The Caprice No. 24 taken from his Opus 1 (c. 1805), originally for solo violin, is one of the most eloquent examples of his sparkling art. This totally stupefying work has enthralled by its sheer virtuosity some of the greatest composers, such as Brahms and Rachmaninov, who paid it the tribute of using the work as the basis for compositions of theirs. The present arrangement for four violins and two cellos is based on the one for violin and piano written in 1918 by the Polish composer Karol Szymanowski (1882-1937). We have on violin Angèle Dubeau, Julie Triquet, Véronica Thomas and Noémie Racine, and on cello Thérèse Motard and Carole Bogenez. As for the famous Devil’s Reel, what other piece should one expect to hear played by a mysterious fiddler clad in black, just after midnight, at the close of Shrove Tuesday festivities in the countryside?

The Devil and the Dance

Dancing, apparently, pleases the Devil as much as it does those who take to it—not necessarily for the same reasons. “Everywhere there is lascivious dancing, there findeth thee the Devil,” warned Saint John Chrysostomus… We know moreover that fiends of all kinds are very partial to the dance; we have only to think of all those danses macabres where monsters and demons dance like a bat out of hell, as in that harrowing segment from Disney’s Fantasia on Mussorgsky ‘s A Night on Bald Mountain that spooked us so as children. But like in the movie, the netherworld always ends up swallowing back the demons, the skeletons all return to their tombs and the new dawn seems full of promise.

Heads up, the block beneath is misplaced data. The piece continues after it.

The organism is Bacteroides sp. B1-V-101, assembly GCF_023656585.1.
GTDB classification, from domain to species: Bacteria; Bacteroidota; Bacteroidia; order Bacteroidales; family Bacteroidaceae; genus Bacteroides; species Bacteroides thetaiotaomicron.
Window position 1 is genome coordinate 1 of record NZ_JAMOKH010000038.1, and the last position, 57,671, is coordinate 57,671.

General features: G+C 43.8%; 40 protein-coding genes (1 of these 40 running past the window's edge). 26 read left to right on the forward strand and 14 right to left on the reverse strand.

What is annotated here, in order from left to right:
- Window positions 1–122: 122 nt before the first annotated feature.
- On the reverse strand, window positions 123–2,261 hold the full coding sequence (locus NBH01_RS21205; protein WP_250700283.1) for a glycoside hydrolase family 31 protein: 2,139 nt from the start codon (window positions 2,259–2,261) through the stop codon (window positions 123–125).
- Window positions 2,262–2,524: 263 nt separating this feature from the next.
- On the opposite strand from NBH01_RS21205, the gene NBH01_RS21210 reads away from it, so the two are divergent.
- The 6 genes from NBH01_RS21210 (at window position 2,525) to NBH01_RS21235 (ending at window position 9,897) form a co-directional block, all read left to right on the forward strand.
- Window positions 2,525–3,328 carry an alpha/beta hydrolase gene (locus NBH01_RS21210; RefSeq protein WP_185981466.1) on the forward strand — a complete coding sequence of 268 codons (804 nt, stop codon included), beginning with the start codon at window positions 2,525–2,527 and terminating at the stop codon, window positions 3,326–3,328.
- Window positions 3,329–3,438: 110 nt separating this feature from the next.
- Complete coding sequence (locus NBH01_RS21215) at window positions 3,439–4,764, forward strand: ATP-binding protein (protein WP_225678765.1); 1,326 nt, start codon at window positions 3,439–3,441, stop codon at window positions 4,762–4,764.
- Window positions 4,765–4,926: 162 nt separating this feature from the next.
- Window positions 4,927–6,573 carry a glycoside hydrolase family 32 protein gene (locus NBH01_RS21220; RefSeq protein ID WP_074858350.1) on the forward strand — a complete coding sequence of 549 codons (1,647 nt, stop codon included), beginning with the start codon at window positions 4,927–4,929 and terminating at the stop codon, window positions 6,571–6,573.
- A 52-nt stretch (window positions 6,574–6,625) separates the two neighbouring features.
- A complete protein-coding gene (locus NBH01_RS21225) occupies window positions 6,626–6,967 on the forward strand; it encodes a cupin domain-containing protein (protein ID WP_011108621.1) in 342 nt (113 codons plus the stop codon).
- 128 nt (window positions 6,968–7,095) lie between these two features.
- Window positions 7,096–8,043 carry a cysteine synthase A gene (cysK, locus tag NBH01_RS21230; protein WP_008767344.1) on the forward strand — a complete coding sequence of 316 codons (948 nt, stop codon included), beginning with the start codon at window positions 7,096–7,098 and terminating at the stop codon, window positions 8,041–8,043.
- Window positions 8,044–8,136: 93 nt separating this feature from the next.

Similarly, in El Amor Brujo (Love, the Sorcerer) by the Spanish composer Manuel de Falla (1876-1946), the lovers separated by death are reunited and reconciled in the morning after a night of spells, incantations and invocatory dances. The excerpts heard here were arranged for strings and piano by the composer himself, first in 1915 soon after the premiere of the gitanería, and revised in 1926, the year following the premiere of the definitive ballet. Camille Saint-Saëns (1835-1921) conjures up similar scenes of infernal whirlwinds in his magnificent tone poem Danse macabre, Op. 40 (1874). But, as if to dissipate here too the hellish inferno, he arranged a grotesque version of the work under the title Fossils in his popular Carnival of Animals (1886), a private joke of which the serious composer was quite embarrassed. Note here the clattering of bones rendered by the technique known as col legno, where the string is struck with the wood of the bow.

The Devil at the Opera